More and more Web services and applications, for example social networking sites, are providing feeds for their users, or re-purposing feeds. You can keep on top of the status of Blogger and its hiccups via the Blogger Status Feed, for instance, or subscribe to Google Finance or Google News, or government info if you really must. Or, less prosaically, transmit your blog feed into space! Twitter, the social networking service which uses SMS text etc, provides feeds. So does Facebook. For mobile phones, Nokia's WidSets uses feeds to enable users to read blogs and access other things on their cellphones, and feeds are also used by Twitter competitor Jaiku, which was recently acquired by Google after just a year and a half in operation (so Jaiku founder Jyri Engeström's 5 principles for Web 2.0 success are very well worth noting!). You can even get calendar feeds of diary entries or events e.g. from Google Calendar, etc, and potentially transport schedules on Google Transit. Many Web search engines base their indexing of sites on the feeds which sites like news sites output, e.g. Google's Sitemaps, and Google's Blog Search. (Apologies, this paragraph somehow disappeared from the draft when publishing - it should have been in the original published version.)

How do you subscribe to a newsfeed? - tools: feed readers

You can subscribe to a feed in two main ways:
  • on your own computer - use a feed reader program (a.k.a. "news aggregator" or "feed aggregator" programs like Juice - I'm going to say "reader" as it's shorter to type), or
  • via any computer connected to the Net - sign up for an online Web-based feed reader service (they're mostly free) like Bloglines (the pic at the top of this post is a Bloglines screenshot), Google Reader which dates from 2005 (and which you can now even read offline), or Netvibes, which you can then access via a browser from any computer, subscribing to feeds via the service and then viewing all your subscribed feeds together on the feed reader's site.

A full roundup of feed readers is beyond the scope of this post - see the Wikipedia list of feed aggregators - but you can get lots of free ones such as SharpReader for Windows, or the multi-platform podcast-dedicated Juice. I have an early beta version of the free multimedia friendly Fireant for Mac and Windows which supports text as well as podcasts (Juice doesn't do text, just media - though what's "media" anyway?):

Increasingly too, feed support is being built into browsers, e.g. the fab free browser Firefox has a basic built-in reader (more a feed subscriber really), known as "Live Bookmarks", plus you can get free feed reader extensions for Fox like Sage. The lightning quick free browser Opera has supported feeds for ages. And Internet Explorer 7 also has a feed reader built in, though earlier versions don't.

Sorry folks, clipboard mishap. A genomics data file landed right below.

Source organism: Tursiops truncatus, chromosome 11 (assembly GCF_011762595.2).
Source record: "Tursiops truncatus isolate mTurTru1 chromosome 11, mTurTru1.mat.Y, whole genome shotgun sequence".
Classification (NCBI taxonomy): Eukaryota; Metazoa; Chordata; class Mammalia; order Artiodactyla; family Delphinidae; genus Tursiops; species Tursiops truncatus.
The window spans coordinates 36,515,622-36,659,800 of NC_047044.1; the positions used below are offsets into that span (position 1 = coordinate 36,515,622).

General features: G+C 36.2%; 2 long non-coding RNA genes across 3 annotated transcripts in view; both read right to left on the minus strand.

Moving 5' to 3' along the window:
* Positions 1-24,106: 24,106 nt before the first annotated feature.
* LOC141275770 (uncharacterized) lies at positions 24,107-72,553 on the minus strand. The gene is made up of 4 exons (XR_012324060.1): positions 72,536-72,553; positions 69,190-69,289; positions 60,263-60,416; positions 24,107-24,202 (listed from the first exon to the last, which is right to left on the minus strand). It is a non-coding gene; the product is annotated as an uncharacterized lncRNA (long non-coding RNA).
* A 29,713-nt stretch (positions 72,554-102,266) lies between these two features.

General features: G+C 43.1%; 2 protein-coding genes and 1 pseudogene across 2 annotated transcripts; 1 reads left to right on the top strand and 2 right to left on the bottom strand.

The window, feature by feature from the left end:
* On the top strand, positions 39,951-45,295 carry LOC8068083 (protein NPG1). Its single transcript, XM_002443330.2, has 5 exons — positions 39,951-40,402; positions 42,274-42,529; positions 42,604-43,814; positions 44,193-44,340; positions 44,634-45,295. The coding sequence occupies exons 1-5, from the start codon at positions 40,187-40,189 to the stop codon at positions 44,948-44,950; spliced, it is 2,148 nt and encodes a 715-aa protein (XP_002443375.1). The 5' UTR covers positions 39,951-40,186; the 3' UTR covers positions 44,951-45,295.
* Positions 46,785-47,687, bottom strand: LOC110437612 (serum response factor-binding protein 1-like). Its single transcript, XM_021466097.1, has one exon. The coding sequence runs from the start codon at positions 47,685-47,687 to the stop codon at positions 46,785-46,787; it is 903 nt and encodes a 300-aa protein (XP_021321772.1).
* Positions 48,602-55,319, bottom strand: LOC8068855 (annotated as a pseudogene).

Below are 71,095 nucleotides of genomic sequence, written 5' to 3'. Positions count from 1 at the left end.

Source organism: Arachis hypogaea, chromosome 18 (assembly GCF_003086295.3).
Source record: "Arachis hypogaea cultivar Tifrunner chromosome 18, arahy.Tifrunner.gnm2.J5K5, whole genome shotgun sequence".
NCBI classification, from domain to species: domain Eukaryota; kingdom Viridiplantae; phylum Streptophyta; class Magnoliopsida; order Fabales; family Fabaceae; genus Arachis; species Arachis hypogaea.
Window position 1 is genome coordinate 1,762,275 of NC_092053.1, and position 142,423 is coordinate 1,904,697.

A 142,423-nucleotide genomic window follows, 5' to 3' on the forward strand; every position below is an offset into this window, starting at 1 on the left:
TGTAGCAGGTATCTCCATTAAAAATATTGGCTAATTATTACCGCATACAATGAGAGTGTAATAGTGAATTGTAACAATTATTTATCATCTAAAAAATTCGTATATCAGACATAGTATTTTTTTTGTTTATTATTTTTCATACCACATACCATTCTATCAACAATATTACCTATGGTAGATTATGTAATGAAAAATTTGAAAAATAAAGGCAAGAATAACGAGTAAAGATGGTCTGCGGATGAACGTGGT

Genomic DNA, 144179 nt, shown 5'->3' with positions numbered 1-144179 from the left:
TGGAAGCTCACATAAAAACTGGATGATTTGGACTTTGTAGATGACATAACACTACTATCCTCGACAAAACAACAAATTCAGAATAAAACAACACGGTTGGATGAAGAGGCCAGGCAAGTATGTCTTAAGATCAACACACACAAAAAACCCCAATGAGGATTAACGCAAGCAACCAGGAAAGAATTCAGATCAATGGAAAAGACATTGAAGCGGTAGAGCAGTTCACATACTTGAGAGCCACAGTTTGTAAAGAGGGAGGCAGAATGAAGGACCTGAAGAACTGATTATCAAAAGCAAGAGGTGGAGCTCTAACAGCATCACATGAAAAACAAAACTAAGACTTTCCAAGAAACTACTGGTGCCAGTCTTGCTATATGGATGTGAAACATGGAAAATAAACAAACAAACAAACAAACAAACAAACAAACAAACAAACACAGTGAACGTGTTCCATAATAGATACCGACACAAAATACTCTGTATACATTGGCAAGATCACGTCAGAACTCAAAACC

We're also seeing feeds being displayed not just in specialised feed readers but also as part of other kinds of info on personalised webpages or customizable webpages like My Yahoo!, via Google's iGoogle personalized homepage with Firefox toolbar integration e.g. through gadgets, or even MyBlogLog (e.g. this blog's MyBlogLog page) and the Blog Friends app on Facebook (more on Blog Friends), and even in people's blog sidebars. In fact, it's possible to display the content of feeds on any webpage just using some Javascript (talk about recursive!), and I'll be doing a separate post on feed display via Javascript. You can even get feeds on mobile phones, and not just through iGoogle.

Feed readers will normally display in a list all the feeds you subscribe to. You can then choose a particular feed to see the latest items from that feed (rather like choosing a folder in your email mailbox to see all the emails within that folder). Links within items will usually be clickable too.

Here's a screenshot of the Web-based Google Reader showing the feed from my pal Kirk's blog:

And here's Fireant showing the contents of a text feed:

While here's Fireant showing an MP3 podcast of Creative Commons-licensed music by Uwe Hermann - I can download individual songs and play them from within Fireant (controls at the top right of the window below):

(A side issue, but the beta 1.0 version of Fireant I have doesn't seem to be able to handle video enclosures properly e.g. from the Bloggerindraft blog - nothing at all. I hope later versions display Blogger video enclosures properly.)

Now, as well as what media types they can handle, readers differ also in how you view, filter and generally manage your subscribed feeds and individual items in the feed, how often to refresh the feed (check for new items in your subscribed feeds and download them), etc, and also as regards the level of control the user has. The most basic feed readers may be able to handle only text, but not podcasts (music files) and the like - or vice versa, e.g. as mentioned Juice handles MP3s but not blog posts text.

How do you subscribe to a newsfeed? - mechanics

In terms of mechanics, to subscribe to a particular feed manually you just:
  1. note the feed's Web address or URL (copying it to clipboard is of course the easiest way) - these days feed icons are standardised and you can get the feed URL by rightclicking on the standard orange feed icon , known as a "chicklet", shown on the site - and then copying the link or shortcut (which will be the feed's URL)